Here’s a fun new series of blog posts: my answers to nonexistent questions. These are the types of questions that bloggers think about a lot, because we are self-absorbed and certain that you, dear reader, want to know what we think on any given subject. This is how we justify it: I write about my opinions, you read about my opinions, therefore you must be interested in my opinions. For that reason, my opinions are important. So I will give them to you, whether you have asked for them or not.
Thus, my answers to Questions I’ve Not Been Asked.
Question #1: What websites do you visit on a daily basis?
Glad you asked! Here are a few of them…
Slate.com and Salon.com. These are the news magazines I read just about every day. Both always have interesting articles about everything from politics to religion to pop culture to the environment. Slate is my favorite because it’s a little more playful and a lot more balanced, politically. Salon is a bit more knee-jerk in its embrace of liberal politics and its editors seem to have some anti-Christian bias, but still they have some great interviews, reviews, and commentary.
JesusCreed.org. Theologian Scot McKnight’s blog. The author of The Jesus Creed and several other accessible theology books for non-eggheads, McKnight is one of the most knowledgeable, grace-filled, and theologically astute voices within the emerging-church crowd. He’s prolific, too. JesusCreed.org sees at least three new posts every day, all of them worthwhile. How he does all the blogging and book-writing and speaking while also teaching college classes at North Park University in Chicago is a deep mystery. I suspect Scot is magic.
Boars Head Tavern / InternetMonk.com. Both are run by an equally prolific blogger named Michael Spencer, who is a teacher and minister at a private Christian boarding school in Kentucky. The BHT is a group blog that carries on dozens of conversations at any one time, about everything from theology and church practice to the merits of certain microbrews. The BHT is always fun and always thought-provoking. Internet Monk is Spencer’s personal blog, where every week he posts well-crafted confessional essays, reviews, podcasts, and commentaries. He asks hard questions and doesn’t always give easy answers, and as a result he ends up angering just about every corner of the Christian blogosphere. I’m pretty sure this means he’s doing something right. Always worth reading. Good job, Michael.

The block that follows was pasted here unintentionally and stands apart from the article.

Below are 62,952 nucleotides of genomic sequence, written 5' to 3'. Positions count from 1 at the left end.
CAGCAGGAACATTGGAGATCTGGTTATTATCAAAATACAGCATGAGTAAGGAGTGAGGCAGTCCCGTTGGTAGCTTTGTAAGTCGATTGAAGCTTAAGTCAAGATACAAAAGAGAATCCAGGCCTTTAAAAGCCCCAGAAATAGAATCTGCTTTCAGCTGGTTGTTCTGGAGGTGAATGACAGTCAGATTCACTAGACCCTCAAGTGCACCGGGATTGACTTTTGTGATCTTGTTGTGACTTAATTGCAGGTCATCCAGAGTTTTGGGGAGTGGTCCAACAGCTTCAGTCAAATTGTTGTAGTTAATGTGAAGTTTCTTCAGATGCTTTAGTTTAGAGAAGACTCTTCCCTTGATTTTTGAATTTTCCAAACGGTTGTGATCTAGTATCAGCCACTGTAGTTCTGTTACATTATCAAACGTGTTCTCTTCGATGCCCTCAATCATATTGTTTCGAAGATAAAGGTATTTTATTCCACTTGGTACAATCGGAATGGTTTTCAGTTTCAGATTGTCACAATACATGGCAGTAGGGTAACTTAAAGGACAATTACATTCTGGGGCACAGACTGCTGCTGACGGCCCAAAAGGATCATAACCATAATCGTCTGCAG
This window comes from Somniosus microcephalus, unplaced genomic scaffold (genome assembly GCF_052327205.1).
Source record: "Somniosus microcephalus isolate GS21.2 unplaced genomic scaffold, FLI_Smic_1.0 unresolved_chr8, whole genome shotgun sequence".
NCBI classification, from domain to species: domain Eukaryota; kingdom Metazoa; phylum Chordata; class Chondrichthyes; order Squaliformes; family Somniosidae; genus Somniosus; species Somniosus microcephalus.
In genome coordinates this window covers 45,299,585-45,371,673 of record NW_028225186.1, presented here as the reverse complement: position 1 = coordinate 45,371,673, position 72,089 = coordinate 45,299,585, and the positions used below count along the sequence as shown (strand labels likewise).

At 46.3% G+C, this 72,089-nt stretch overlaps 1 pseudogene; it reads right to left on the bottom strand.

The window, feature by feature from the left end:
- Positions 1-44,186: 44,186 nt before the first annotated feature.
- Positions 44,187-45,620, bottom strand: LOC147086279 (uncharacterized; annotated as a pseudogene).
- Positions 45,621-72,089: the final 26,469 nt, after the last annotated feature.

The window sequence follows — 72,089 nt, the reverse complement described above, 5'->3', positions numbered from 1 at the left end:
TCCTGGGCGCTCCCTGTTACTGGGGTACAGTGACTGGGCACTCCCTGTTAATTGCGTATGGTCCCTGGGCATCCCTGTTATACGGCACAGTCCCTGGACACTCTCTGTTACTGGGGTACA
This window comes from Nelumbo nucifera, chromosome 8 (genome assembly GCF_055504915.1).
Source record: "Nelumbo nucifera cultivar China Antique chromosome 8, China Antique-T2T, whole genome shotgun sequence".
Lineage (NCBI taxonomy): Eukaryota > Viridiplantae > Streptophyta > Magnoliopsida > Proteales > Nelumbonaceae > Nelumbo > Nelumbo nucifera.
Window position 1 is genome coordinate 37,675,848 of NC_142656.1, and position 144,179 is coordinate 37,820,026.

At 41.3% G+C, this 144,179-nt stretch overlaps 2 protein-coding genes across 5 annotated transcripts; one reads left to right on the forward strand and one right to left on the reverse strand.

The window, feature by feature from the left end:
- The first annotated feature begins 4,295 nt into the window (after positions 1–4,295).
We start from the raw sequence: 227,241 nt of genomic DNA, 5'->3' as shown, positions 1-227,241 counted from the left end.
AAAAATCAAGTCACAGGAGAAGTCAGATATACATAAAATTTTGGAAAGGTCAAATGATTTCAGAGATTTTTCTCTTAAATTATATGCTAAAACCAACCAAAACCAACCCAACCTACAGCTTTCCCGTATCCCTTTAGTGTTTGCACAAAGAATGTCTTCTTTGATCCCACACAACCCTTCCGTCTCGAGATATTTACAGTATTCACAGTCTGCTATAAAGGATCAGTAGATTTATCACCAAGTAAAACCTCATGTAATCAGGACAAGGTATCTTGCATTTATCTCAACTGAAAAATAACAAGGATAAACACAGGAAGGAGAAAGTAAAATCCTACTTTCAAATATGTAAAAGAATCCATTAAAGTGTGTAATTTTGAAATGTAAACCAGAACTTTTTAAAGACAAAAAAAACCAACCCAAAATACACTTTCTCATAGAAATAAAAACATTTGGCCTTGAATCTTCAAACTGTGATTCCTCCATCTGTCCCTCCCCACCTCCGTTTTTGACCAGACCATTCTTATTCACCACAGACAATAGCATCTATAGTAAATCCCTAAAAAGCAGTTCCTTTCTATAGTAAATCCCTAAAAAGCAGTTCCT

BleedCubbieBlue.com. Because I grew up loving the Chicago Cubs, and because I still love the Chicago Cubs, and because I’ve spent all of the past two months biting my nails thanks to the Chicago Cubs. Al Yellon’s excellent (and always optimistic) fan site is one of the best for nail-biters like me.
TheLongbrake.com. I met Joshua Longbrake about a month ago when he crashed at our home in the middle of a long road-trip. He’s a good friend and a great person, and his blog — whether he’s posting recent photography or spilling out his unique take on life — is always worth visiting. A long-time advocate of living with less, Josh is learning the value of simplicity the (really) hard way. A couple of days ago, a few of his most treasured possessions — including his camera and computer — were stolen from a friend’s car in Seattle. A rough start to a new season in his life. (Josh is also a frequent contributor to Relevant.)
CCMPatrol.com. CCMPatrol, edited and operated by David Sessions, is, by its own admission, the place where Contemporary Christian Music is allowed to get bad reviews. Really bad reviews. David and his contributors are brutally honest, hilariously crotchety, and not afraid to stomp around in the shallow pool of the Christian music subculture. I love the idea and love the execution of it. In fact, I enjoy it so much I contributed this article a few days ago.
There are a few more blogs I visit each day, but you’re probably getting tired of my opinionating (I know I am), so I’ll stop.
So what are your must-read blogs? (Extra points if you say mine.)